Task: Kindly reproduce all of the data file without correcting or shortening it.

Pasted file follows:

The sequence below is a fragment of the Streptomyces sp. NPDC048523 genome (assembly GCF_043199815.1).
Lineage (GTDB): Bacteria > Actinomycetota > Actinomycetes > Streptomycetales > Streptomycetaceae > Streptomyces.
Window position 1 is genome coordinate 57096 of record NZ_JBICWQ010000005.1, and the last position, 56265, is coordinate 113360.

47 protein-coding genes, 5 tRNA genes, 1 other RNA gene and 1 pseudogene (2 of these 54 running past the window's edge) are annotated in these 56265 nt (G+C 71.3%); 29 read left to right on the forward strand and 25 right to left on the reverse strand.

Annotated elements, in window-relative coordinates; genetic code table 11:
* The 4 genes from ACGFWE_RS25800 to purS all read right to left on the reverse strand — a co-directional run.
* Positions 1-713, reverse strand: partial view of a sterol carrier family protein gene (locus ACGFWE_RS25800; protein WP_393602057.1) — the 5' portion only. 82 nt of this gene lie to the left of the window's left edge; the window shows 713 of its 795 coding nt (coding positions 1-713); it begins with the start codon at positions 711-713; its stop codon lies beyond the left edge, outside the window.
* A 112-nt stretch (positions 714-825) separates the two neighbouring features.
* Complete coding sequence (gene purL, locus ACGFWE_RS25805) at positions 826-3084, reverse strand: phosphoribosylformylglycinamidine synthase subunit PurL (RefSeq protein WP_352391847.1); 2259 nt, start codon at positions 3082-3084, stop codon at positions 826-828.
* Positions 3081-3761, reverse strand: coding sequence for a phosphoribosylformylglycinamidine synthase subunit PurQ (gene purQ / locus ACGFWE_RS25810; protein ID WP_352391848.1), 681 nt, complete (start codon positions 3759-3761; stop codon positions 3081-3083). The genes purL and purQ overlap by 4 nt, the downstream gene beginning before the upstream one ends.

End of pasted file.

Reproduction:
The sequence below is a fragment of the Streptomyces sp. NPDC048523 genome (assembly GCF_043199815.1).
Lineage (GTDB): Bacteria > Actinomycetota > Actinomycetes > Streptomycetales > Streptomycetaceae > Streptomyces.
Window position 1 is genome coordinate 57096 of record NZ_JBICWQ010000005.1, and the last position, 56265, is coordinate 113360.

47 protein-coding genes, 5 tRNA genes, 1 other RNA gene and 1 pseudogene (2 of these 54 running past the window's edge) are annotated in these 56265 nt (G+C 71.3%); 29 read left to right on the forward strand and 25 right to left on the reverse strand.

Annotated elements, in window-relative coordinates; genetic code table 11:
* The 4 genes from ACGFWE_RS25800 to purS all read right to left on the reverse strand — a co-directional run.
* Positions 1-713, reverse strand: partial view of a sterol carrier family protein gene (locus ACGFWE_RS25800; protein WP_393602057.1) — the 5' portion only. 82 nt of this gene lie to the left of the window's left edge; the window shows 713 of its 795 coding nt (coding positions 1-713); it begins with the start codon at positions 711-713; its stop codon lies beyond the left edge, outside the window.
* A 112-nt stretch (positions 714-825) separates the two neighbouring features.
* Complete coding sequence (gene purL, locus ACGFWE_RS25805) at positions 826-3084, reverse strand: phosphoribosylformylglycinamidine synthase subunit PurL (RefSeq protein WP_352391847.1); 2259 nt, start codon at positions 3082-3084, stop codon at positions 826-828.
* Positions 3081-3761, reverse strand: coding sequence for a phosphoribosylformylglycinamidine synthase subunit PurQ (gene purQ / locus ACGFWE_RS25810; protein ID WP_352391848.1), 681 nt, complete (start codon positions 3759-3761; stop codon positions 3081-3083). The genes purL and purQ overlap by 4 nt, the downstream gene beginning before the upstream one ends.